A prototype of a modular data centre developed specifically for underground placement has been unveiled at the Hagerbach Test Gallery in Switzerland The project, led by the Swiss Center of Applied Underground Technologies (SCAUT), aims to use underground spaces for Edge Data Centres in order to save the limited and expensive space on the surface.
The “Edge Computing – Under- ground” concept was developed in collaboration with Datwyler Cabling Solutions and Amberg Engineering as a cost-effective, space-saving and secure solution for the challenges of smart cities.
Automation, 5G, robotics, Internet of Things and artificial intelligence enable many new applications and business models, but already produce a large amount of data today. To ensure that these data can be processed efficiently and quickly on site, mini and micro data centres, so-called Edge Data Centres, are already increasingly being used.
Cities and the urban areas of the future will have limited surface space. In order to overcome this problem, the Swiss Center of Applied Underground Technologies (SCAUT) has developed the “Edge Computing – Underground” concept in a pilot project.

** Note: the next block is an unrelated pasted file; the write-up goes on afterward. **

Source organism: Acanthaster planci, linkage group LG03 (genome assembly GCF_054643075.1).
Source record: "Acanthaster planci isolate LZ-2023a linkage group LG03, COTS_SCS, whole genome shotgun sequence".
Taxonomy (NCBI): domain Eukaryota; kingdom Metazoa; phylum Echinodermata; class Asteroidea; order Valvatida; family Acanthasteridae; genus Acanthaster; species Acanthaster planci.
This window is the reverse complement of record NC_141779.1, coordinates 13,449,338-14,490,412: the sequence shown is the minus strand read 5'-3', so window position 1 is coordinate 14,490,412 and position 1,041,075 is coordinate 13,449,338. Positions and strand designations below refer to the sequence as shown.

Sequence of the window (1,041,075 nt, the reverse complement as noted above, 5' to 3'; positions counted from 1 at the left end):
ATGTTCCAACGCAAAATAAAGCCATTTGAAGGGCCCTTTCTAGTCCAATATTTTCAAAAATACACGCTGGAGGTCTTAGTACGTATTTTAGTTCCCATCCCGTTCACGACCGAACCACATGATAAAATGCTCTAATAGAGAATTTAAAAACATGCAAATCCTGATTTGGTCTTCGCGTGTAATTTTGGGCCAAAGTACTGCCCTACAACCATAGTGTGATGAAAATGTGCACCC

The concept is to place a large number of data centres underground. This environment offers protection against the forces of nature and, thanks to the stable climate, high energy efficiency. The decisive factor for the urban development of the future is the fact that no surface space is required in urban areas, which is usually scarce and expensive.
Amberg Engineering as specialist for underground engineering and Datwyler as specialist for data centres as well as Edge Computing are industrial partners of SCAUT for this pilot project. During the pilot phase, the project team continuously evaluates and optimizes the test results of the prototype.
Johannes Müller, CEO of Dätwyler Cabling Solutions AG said, “Even though we live in a dynamic world full of uncertainties, one thing is clear: the amount of data resulting from new technologies such as IoT will to a large extent have to be processed decentrally and partly un- derground.”
Felix Amberg, President of the Amberg Group added, “In the future, the vast majority of people will live in urban areas. The use of the third dimension not only upwards but also underground will be an essential part of the urban development of smart cities.”